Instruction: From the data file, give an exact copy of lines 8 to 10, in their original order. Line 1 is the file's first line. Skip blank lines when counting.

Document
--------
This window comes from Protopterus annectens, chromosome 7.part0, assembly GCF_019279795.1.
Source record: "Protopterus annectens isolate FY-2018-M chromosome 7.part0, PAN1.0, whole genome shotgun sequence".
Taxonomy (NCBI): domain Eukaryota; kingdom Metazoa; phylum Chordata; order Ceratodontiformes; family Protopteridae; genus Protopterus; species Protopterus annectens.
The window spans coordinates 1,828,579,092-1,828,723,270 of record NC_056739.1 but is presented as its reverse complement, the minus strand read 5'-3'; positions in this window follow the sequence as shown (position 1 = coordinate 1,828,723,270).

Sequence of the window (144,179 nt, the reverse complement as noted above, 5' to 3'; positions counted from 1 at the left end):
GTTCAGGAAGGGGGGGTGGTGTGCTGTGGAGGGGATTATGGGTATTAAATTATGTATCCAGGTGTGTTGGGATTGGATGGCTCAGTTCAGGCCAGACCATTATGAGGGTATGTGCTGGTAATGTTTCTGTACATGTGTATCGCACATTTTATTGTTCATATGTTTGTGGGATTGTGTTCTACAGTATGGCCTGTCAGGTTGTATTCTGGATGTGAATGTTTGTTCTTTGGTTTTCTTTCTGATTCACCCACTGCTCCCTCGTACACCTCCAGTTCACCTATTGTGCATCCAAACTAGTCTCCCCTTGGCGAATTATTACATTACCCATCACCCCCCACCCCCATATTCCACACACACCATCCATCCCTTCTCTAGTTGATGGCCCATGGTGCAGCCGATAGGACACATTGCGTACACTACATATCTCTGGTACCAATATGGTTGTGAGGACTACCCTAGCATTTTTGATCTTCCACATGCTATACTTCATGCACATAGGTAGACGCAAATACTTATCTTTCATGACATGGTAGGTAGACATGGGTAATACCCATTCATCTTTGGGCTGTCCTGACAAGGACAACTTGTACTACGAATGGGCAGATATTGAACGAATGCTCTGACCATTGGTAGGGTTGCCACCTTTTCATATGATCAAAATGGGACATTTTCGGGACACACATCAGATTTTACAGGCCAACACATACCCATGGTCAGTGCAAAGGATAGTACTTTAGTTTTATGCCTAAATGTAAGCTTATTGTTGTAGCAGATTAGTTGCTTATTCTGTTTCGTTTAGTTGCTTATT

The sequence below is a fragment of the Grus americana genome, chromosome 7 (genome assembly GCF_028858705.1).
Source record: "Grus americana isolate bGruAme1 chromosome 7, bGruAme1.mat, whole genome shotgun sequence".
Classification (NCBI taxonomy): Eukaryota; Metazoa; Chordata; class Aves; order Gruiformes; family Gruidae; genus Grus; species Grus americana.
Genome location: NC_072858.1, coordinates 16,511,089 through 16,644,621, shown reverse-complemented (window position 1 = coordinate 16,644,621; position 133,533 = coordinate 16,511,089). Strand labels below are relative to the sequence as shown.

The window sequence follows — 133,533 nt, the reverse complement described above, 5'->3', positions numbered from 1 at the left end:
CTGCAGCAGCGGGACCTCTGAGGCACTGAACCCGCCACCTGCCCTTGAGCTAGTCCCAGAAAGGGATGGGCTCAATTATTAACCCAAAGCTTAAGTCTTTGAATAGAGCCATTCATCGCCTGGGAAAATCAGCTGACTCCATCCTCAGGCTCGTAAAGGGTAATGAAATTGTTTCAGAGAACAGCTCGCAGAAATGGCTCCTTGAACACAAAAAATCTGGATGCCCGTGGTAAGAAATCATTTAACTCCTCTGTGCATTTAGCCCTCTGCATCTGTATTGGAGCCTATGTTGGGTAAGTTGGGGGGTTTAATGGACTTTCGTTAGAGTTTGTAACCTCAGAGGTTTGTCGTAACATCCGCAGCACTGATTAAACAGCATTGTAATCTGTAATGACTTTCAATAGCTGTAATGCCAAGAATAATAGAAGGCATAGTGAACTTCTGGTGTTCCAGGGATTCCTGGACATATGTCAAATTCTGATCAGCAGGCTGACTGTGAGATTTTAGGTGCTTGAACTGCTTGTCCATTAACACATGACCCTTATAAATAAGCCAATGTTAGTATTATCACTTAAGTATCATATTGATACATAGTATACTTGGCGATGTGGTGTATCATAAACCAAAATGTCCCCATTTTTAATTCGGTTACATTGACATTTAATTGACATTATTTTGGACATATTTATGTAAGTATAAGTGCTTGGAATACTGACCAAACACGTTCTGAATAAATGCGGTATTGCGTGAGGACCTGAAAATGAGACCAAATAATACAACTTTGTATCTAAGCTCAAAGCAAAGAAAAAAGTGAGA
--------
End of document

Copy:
Source record: "Grus americana isolate bGruAme1 chromosome 7, bGruAme1.mat, whole genome shotgun sequence".
Classification (NCBI taxonomy): Eukaryota; Metazoa; Chordata; class Aves; order Gruiformes; family Gruidae; genus Grus; species Grus americana.
Genome location: NC_072858.1, coordinates 16,511,089 through 16,644,621, shown reverse-complemented (window position 1 = coordinate 16,644,621; position 133,533 = coordinate 16,511,089). Strand labels below are relative to the sequence as shown.